True soaps can be made from a range of oils and butters which come from plants, trees and in the case of some oils such as tallow and lard, from animals. These oils and butters are chemically classed as mild acids. These mild acids are mixed with a strong alkaline (also called a base) that has been dissolved in water; such as sodium hydroxide, (also called lye -certain wood ash can be used to produce an alkaline too). You simply add precise amounts of the lye-water mix to the melted butters and oils at the right temperature and mechanically mix them all together. The acids and alkaline react together and neutralise each other into a salt; soap is the happy result and all the sodium hydroxide gets used up in the reaction. This beautifully simple reaction is called saponification. The 10 stage process in the illustration below shows the basic steps of small scale soap production.
A small-scale, cold-process production process
There are many ways to make soap: Making soaps just using the heat of the saponification reaction (no externally added heat) and without complex chemical additives is called the ‘cold process method.’ One of the advantages of this traditional production method is that all the natural glycerine (chemically bound to the oils and butters) remains in the soap (unlike many commercial bars that remove it due to its high value). The glycerine helps to soften, sooth and protect skin from drying out.
Natural soaps are often made in small batches to maximise freshness and are fully cured to ensure mildness. Quality natural soap makers use carefully selected blends of natural and moisturising ingredients that are found in nature for their active skincare qualities. Each of the oils and butters used brings a special set of characteristics desired in the soap; for example, coconut oil is called a gift by soap-makers worldwide due to its tremendous bubbly lather, cleansing qualities and highly emollient skin-softening qualities; olive oil is exceptionally mild and moisturising; shea butter contains a significant portion of natural material that does not turn to soap but remains in the soap to nourish, soften & soothe skin and also helps the soap form rich and stable bubbles; there are many more oils and butters to choose from (but no skin-irritating synthetic detergents, fragrances, dyes, colours, preservatives in sight).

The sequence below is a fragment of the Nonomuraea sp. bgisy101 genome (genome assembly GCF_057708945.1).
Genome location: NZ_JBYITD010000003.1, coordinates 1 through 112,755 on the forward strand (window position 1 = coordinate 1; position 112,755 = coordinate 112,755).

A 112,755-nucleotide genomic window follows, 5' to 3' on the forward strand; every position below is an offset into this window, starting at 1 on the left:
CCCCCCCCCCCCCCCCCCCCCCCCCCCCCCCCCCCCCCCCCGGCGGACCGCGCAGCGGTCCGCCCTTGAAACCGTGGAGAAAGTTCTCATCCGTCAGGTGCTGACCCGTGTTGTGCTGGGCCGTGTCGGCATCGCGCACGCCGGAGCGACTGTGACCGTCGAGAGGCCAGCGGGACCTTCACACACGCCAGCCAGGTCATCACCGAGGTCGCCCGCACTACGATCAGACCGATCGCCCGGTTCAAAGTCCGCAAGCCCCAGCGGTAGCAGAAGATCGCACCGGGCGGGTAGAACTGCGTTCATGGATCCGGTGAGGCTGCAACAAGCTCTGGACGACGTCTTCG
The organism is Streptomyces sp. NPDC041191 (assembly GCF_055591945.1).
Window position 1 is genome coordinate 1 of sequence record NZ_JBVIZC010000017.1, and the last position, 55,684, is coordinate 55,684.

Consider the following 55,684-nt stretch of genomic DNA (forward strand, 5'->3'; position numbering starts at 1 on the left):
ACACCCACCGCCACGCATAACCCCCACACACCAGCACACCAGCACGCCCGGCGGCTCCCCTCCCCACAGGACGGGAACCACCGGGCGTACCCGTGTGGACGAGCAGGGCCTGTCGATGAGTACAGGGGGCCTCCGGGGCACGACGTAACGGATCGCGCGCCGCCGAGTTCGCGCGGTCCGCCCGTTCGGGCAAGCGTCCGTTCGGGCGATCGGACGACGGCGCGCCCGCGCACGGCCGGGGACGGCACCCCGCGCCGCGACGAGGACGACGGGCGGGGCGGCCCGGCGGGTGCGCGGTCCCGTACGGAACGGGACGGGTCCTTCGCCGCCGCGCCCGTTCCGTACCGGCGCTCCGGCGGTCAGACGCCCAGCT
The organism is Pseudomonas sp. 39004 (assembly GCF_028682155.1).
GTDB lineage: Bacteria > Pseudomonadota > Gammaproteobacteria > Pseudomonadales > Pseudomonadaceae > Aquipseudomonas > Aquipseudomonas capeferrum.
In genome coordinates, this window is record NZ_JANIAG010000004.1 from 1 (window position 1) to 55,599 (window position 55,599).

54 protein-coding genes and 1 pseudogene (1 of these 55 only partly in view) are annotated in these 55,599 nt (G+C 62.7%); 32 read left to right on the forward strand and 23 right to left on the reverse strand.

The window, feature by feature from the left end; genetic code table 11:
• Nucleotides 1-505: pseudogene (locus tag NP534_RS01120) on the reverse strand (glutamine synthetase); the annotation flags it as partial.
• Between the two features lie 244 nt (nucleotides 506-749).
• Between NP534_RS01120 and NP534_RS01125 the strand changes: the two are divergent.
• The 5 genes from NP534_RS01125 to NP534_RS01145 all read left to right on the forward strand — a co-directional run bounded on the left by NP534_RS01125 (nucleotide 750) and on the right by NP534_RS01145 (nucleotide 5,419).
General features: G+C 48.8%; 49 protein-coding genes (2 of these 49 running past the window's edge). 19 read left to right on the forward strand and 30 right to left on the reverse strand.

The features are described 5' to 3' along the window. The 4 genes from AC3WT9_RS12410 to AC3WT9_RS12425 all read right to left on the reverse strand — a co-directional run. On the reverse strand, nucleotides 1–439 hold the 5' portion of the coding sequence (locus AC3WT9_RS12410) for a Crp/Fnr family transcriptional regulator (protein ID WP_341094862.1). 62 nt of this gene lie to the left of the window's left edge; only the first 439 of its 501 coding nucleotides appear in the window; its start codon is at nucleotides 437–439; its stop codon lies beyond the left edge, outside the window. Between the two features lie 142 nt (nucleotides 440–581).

Natural soap colours come from skin conditioners such as natural cosmetic clays and plant materials. The advantage of using clays over many plant-based colours is that clays do not fade in light.
Scents from essential oils
The best quality natural scents come from aromatherapy-grade essential oils. These oils are extracted from a wide range of aromatic plants, trees and grasses and can be carefully blended using psycho-aromatherapy principles that can help to enhance moods and feelings; they smell amazing too!
One of the challenges of working with natural minimally-processed materials is the variation found in nature; natural materials vary depending on the area they come from and in the case of plants, the weather and growing conditions, the plant variety used etc, this makes each bar of soap made this way totally unique. Another difficulty is that the scent of some essential oils is changed in the saponification reaction so oils have to be chosen with great care. Preservation without artificial preservatives is also challenging; there are a number of options such as rosemary oleoresin extract and tocopherol (vitamin E). Interestingly, oxidised soaps are still perfectly safe and effective to use, but they may not look so attractive when spots appear on them. In commercial production quality control at all stages of the production process is very important.
The surprising story of how soap was first discovered
While the first records of practical soap making go back to about 2500BC, there is a more modern and charming story around a thousand years old about women rinsing clothes in the river Tiber at the base of Mount Sapo near Rome (sapo means soap in Latin). Animals had been sacrificed in fires burning a little higher up the hill. The women noticed how the clothes became cleaner as they made contact with the soapy clay sliding down the hill into the water. A reaction between the acidic animal fat from the sacrifices and the fire’s alkaline wood ashes in water caused a primitive soap to form. Cooked (rendered) animal fat and processed wood ashes are still used to make soaps in many places today.
Whether or not the story stands up to scrutiny the fundamentals of how soap is formed still hold true.
The amazing way soap cleans
Counter-intuitively, water alone does not wet things very well. Soap helps break water molecules apart and makes the water wetter and more able to soak in; soap here is acting as a surfactant.